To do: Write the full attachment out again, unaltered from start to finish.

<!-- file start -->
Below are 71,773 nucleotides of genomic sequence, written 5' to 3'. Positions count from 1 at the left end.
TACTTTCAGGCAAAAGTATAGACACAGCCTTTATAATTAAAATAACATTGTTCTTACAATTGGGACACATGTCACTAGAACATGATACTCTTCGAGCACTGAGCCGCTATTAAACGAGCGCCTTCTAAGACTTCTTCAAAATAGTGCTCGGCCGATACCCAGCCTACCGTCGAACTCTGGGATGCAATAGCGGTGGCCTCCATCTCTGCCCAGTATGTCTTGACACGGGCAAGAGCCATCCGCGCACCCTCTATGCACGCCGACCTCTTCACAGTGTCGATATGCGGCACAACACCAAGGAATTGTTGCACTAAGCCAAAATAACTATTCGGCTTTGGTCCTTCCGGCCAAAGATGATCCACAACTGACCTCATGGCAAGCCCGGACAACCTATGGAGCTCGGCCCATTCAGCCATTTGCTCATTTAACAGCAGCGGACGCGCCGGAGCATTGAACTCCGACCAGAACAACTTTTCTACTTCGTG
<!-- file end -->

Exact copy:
Below are 71,773 nucleotides of genomic sequence, written 5' to 3'. Positions count from 1 at the left end.
TACTTTCAGGCAAAAGTATAGACACAGCCTTTATAATTAAAATAACATTGTTCTTACAATTGGGACACATGTCACTAGAACATGATACTCTTCGAGCACTGAGCCGCTATTAAACGAGCGCCTTCTAAGACTTCTTCAAAATAGTGCTCGGCCGATACCCAGCCTACCGTCGAACTCTGGGATGCAATAGCGGTGGCCTCCATCTCTGCCCAGTATGTCTTGACACGGGCAAGAGCCATCCGCGCACCCTCTATGCACGCCGACCTCTTCACAGTGTCGATATGCGGCACAACACCAAGGAATTGTTGCACTAAGCCAAAATAACTATTCGGCTTTGGTCCTTCCGGCCAAAGATGATCCACAACTGACCTCATGGCAAGCCCGGACAACCTATGGAGCTCGGCCCATTCAGCCATTTGCTCATTTAACAGCAGCGGACGCGCCGGAGCATTGAACTCCGACCAGAACAACTTTTCTACTTCGTG